| Completely predictable. "The US has expressed "great concern" over a deadly assault by militants on the American consulate in the north-western Pakistani city of Peshawar. The Pakistani Taliban say they carried out the attack, which left three guards and four militants dead. A gun battle erupted between security forces and militants after a series of blasts, which damaged buildings. The raid came hours after 43 people died in a suicide attack just to the north-east, near the Swat Valley. The bomber targeted a crowded rally held by a Pashtun nationalist party in Timergara, Lower Dir. Investigators suspect it was co-ordinated with the Peshawar raid, in which attackers tossed grenades into the consulate compound. There were no reported US casualties and it is not clear if the US building suffered any damage."
Imagine the fun if American presidents could call elections at their convenience. "Gordon Brown will announce on Tuesday morning that the general election will, as expected, be held on 6 May, BBC political editor Nick Robinson says. The prime minister will go to Buckingham Palace to ask the Queen to dissolve Parliament. On returning from the Palace he will formally confirm the date and make a speech in Downing Street in which he will dub the election "the big choice". The economy, taxation and public services will be key battlegrounds. The campaign will also feature, for the first time, live television debates between the three main party leaders. It will be the first time that Mr Brown, David Cameron and Nick Clegg have faced a general election."
A rational choice from an irrational party. "The party of murdered South African white supremacist Eugene Terreblanche has withdrawn a threat to take revenge for his death. AWB spokesman Pieter Steyn said no member of his organisation would engage in any form of violence. The remarks come after officials from the ruling ANC paid their respects to the Terreblanche family and President Jacob Zuma issued a call for calm. Police say his murder on Saturday was caused by a dispute over workers' pay. Supporters of the AWB - Afrikaner Weerstandsbeweging or Afrikaner Resistance Movement - blamed provocative actions by the ANC youth leader, Julius Malema, for the killing."
Still the most dangerous occupation in the world. "Seven miners have been killed and around 20 are missing after an accident at a coal mine in the eastern US. An underground explosion was reported at the Upper Big Branch mine some 30 miles (50 km) south of Charleston, in West Virginia. The accident happened around 1500 (1900 GMT), said the mine's owner Massey Energy Company. The extent of the damage caused remains unclear, and emergency teams from all over West Virginia are on the scene. National safety officials are on their way to oversee the rescue effort, says the BBC's Jane O'Brien in Washington. Three helicopters are taking casualties to the nearest large hospital in Charleston, our correspondent adds. "We're uncertain as to what happened but we are working diligently on rescue efforts," Massey Energy's chief executive officer, Don Blankenship, was quoted as saying by the Associated Press news agency. Massey Energy says on its website that it has a safety record that is above the national average, with three fatalities in the last 12 years. Last year 34 miners were killed in accidents across the US, the lowest on record."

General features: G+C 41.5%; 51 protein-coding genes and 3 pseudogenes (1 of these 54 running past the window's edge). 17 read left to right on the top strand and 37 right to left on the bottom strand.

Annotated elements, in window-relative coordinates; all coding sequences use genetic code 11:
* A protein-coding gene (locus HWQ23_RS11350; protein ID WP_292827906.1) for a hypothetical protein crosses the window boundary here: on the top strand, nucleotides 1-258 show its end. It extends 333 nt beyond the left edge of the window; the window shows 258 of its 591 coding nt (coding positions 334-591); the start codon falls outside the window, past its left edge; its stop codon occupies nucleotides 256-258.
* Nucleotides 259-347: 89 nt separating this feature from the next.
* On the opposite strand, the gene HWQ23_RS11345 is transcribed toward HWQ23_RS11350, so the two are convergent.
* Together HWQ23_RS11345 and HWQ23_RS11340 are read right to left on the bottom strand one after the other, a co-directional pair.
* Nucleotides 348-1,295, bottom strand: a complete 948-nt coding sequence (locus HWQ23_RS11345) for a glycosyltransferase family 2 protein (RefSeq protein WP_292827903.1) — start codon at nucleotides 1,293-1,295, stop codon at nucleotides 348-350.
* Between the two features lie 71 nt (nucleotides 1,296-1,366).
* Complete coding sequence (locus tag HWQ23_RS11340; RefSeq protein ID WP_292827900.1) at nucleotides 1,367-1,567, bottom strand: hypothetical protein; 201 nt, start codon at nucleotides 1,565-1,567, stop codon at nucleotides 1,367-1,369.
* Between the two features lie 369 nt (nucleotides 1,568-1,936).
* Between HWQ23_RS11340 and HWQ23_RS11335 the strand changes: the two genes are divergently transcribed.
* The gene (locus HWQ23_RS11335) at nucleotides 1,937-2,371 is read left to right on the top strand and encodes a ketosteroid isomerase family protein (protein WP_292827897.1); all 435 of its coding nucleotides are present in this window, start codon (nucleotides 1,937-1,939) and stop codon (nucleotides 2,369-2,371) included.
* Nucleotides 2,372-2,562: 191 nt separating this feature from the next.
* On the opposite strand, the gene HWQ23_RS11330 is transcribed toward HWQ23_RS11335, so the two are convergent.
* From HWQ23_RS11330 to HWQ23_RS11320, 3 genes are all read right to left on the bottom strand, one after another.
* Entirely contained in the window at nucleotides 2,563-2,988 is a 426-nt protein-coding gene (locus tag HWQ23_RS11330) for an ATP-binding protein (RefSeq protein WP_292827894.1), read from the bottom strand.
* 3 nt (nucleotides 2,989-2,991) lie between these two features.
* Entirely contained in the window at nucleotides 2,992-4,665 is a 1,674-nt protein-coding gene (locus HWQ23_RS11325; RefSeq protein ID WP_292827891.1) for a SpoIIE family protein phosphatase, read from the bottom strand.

If this doesn't make you rage and despair, nothing will. "WikiLeaks has posted a video on its website which it claims shows the killing of civilians by the US military in Baghdad in 2007. The website's organisers say they were given the footage, which they say comes from cameras on US Apache helicopters. They say they decrypted it, but would not reveal who gave it to them. The WikiLeaks site campaigns for freedom of information and posts leaked documents online. So far there has been no official Pentagon response. The video, released on Monday, is of high quality and appears to be authentic, the BBC's Adam Brookes in Washington says. It is accompanied by a recording of the pilots' radio transmissions and those of US troops on the ground. The video shows a street in Baghdad and a group of about eight people, whom the helicopter pilots identify as armed insurgents. The transmissions says of one of the individuals: "He's got an RPG [rocket-propelled grenade]. I'm going to fire." After a voice on the transmission urges the pilot to "light 'em all up", the individuals on the street are shot by the gunship's cannon. A few minutes later a van drives to the scene, and its occupants appear to start picking up a wounded person. It, too, is fired upon. Altogether, around 12 people die."